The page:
Donald Trump’s social media app Truth Social has surged in popularity following the FBI raid on his Mar-a-Lago estate.
The app rose 66 places in the Apple App store from number 76 to 15 on 9 August, the day after agents searched his home. They were looking for boxes of classified information taken there after his time in office came to an end.
Many users have been posting angry messages about the FBI and one is believed to have carried out an attack on a Bureau office.
The former president began Truth Social after he was suspended from Twitter for his comments during the Capitol riots when his supporters stormed Congress on 6 January 2021.
The platform went live on the Apple App store on 21 February this year but many people were on a waiting list and were unable to sign up until late April.
According to data collated by Similarweb, a digital intelligence platform, and shared with Sky News, both the Truth Social app and website have seen an increase in popularity since the raid.
The app briefly ranked #1 when it launched and after the waiting list of users cleared.
Truth Social was at its lowest ranking – #76 – the day of the raid. It leapt to #15 the day after and enjoyed a stint of renewed popularity as Mr Trump continued to post a series of messages on the platform.
We can see a similar trend with the number of times the app has been downloaded, with highs of between 80-90,000 downloads at the launch and after the waiting list cleared.
Downloads rose from 1,386 to 6,545 the day after the raid. These numbers are small compared to previous download figures.
The number of views for the web version of Truth Social began to spike on the day of the raid.
Also in the last ten days, anti-FBI phrases such as #FBIcorruption, #Truth and #DefundTheFBI have been trending on the platform, which uses many of the same features as Twitter.
Many users are highly critical of anyone they consider as acting against Donald Trump, including Liz Cheney, a Republican Congresswoman who voted to impeach him and is helping to investigate the Capitol riot.
But in recent days most of the anger remains focussed on the FBI.
Posts like these are not unique to Truth Social and are common among Trump supporters on other free speech platforms, such as Gab, Parler and GETTR, as well as encrypted messaging app Telegram.
In some rare instances, people posting threats have gone on to carry out attempted and successful attacks in the real world.
At least one example of this appears to have happened already on Truth Social, despite the platform being online for only six months.
Three days after the raid on Mr Trump’s estate, Ricky Shiffer, 42, was killed by officers while he was attempting to break into the FBI’s Cincinnati office.
Shiffer, who was armed with an AR-15 and a nail gun, is believed to have posted messages on Truth Social trying to encourage people to attack and calling for a civil war.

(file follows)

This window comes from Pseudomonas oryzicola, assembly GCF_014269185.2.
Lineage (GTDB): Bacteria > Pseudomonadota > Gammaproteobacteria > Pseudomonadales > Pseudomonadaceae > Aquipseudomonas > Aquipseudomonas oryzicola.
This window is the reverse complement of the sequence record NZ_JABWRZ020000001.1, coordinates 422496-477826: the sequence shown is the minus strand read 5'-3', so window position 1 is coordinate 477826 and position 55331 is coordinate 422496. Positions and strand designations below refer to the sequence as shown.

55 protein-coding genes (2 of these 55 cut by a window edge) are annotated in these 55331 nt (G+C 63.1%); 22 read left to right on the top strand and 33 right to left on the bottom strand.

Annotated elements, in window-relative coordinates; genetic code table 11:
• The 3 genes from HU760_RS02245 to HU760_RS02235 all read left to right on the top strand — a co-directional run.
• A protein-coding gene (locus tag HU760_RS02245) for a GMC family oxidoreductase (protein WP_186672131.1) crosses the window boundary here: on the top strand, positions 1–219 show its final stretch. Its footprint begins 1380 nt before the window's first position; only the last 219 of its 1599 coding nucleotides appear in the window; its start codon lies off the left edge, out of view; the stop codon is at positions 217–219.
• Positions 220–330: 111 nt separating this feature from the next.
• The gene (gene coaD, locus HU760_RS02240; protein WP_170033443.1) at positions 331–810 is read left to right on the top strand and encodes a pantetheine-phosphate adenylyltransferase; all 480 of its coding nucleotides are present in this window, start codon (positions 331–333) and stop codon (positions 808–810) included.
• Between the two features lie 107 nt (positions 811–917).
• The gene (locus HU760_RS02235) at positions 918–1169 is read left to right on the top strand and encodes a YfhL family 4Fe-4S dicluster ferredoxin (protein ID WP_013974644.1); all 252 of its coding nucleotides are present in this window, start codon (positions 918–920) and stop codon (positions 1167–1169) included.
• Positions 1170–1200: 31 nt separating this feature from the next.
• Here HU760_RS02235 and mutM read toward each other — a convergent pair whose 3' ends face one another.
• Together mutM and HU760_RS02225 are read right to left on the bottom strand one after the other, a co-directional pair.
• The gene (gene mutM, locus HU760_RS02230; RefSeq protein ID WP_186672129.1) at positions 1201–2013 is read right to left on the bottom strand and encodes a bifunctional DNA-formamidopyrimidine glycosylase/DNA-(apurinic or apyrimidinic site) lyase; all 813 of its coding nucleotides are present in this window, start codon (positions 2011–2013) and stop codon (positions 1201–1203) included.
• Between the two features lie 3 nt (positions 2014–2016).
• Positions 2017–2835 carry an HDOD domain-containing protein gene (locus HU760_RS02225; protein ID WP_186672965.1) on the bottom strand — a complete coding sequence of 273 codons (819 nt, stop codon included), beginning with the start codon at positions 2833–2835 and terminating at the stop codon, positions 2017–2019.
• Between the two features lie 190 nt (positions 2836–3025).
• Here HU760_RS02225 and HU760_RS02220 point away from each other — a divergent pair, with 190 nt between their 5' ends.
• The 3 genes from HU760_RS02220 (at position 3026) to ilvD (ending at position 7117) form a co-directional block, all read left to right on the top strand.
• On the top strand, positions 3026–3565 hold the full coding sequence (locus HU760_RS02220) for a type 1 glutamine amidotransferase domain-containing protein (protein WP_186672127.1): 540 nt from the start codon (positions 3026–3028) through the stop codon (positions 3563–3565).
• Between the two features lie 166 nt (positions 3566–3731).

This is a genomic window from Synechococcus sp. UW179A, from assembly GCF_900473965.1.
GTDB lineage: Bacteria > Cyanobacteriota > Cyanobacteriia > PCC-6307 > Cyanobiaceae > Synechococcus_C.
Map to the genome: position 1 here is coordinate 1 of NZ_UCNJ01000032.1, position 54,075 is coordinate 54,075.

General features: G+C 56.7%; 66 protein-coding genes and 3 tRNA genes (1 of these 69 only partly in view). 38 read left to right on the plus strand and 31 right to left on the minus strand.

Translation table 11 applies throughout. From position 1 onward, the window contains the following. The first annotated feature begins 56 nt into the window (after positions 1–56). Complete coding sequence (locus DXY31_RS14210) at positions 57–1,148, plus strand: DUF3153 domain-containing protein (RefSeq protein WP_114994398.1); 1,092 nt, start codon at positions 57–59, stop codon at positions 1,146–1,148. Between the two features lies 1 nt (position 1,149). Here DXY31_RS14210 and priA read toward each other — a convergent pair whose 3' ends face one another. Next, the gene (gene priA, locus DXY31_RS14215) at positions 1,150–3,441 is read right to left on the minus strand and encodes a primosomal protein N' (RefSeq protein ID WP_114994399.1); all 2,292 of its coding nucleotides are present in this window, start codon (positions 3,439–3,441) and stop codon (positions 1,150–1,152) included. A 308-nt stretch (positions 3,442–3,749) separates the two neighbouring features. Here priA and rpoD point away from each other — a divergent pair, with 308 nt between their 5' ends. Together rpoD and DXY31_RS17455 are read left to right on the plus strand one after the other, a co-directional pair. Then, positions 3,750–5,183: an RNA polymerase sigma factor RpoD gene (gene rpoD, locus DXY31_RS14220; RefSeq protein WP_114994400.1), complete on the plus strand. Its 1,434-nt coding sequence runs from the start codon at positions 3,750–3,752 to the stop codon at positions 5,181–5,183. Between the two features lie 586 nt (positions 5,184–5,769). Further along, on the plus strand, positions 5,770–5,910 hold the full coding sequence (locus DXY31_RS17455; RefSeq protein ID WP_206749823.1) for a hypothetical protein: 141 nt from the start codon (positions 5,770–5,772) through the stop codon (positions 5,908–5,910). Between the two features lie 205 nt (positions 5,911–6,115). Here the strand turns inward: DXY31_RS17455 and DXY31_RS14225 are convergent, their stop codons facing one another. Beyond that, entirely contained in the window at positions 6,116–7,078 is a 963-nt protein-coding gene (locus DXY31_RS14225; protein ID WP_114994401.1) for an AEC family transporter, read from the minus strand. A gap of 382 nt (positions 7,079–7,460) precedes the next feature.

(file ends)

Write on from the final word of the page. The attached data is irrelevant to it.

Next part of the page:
US media reports that an account with his name posted on Truth Social shortly after news of the FBI raid broke.
The user wrote: “I hope a call to arms comes from someone better qualified, but if not, this is your call to arms from me.”
He later added: “Evil already won, now we need to fight a civil war to take back the country.”
Shiffer also appears to have posted during the attack, with the account commenting: “Well, I thought I had a way through bullet proof glass, and I didn’t.
“If you don’t hear from me, it is true I tried attacking the F.B.I., and it’ll mean either I was taken off the internet, the F.B.I. got me, or they sent the regular cops while.”
The message stops after the word “while”.
His account appears to have been removed from the platform.
Truth Social restricts ‘offensive or sexual’ speech
Mr Trump’s social media app and website is advertised as a home for free speech.
However, the platform’s terms and conditions restrict speech allowed on other major social media platforms, such as Twitter and Meta (which owns Facebook and Instagram).
Truth Social users agree not to post offensive or sexual content, including “sexual content or language”.
This compares to Twitter where users are warned “you may be exposed to Content that might be offensive, harmful, inaccurate or otherwise inappropriate” and Facebook blocks people from sharing content that is “unlawful, misleading, discriminatory or fraudulent” or “infringes or violates someone else’s rights”.
A report published this month by Public Citizen, an American consumer advocacy group, found content around abortions and the Capitol riots were sometimes blocked, with early users reporting bans after selecting usernames that were critical or made a joke at the expense of Mr Trump.
The Data and Forensics team is a multi-skilled unit dedicated to providing transparent journalism from Sky News. We gather, analyse and visualise data to tell data-driven stories. We combine traditional reporting skills with advanced analysis of satellite images, social media and other open source information. Through multimedia storytelling we aim to better explain the world while also showing how our journalism is done.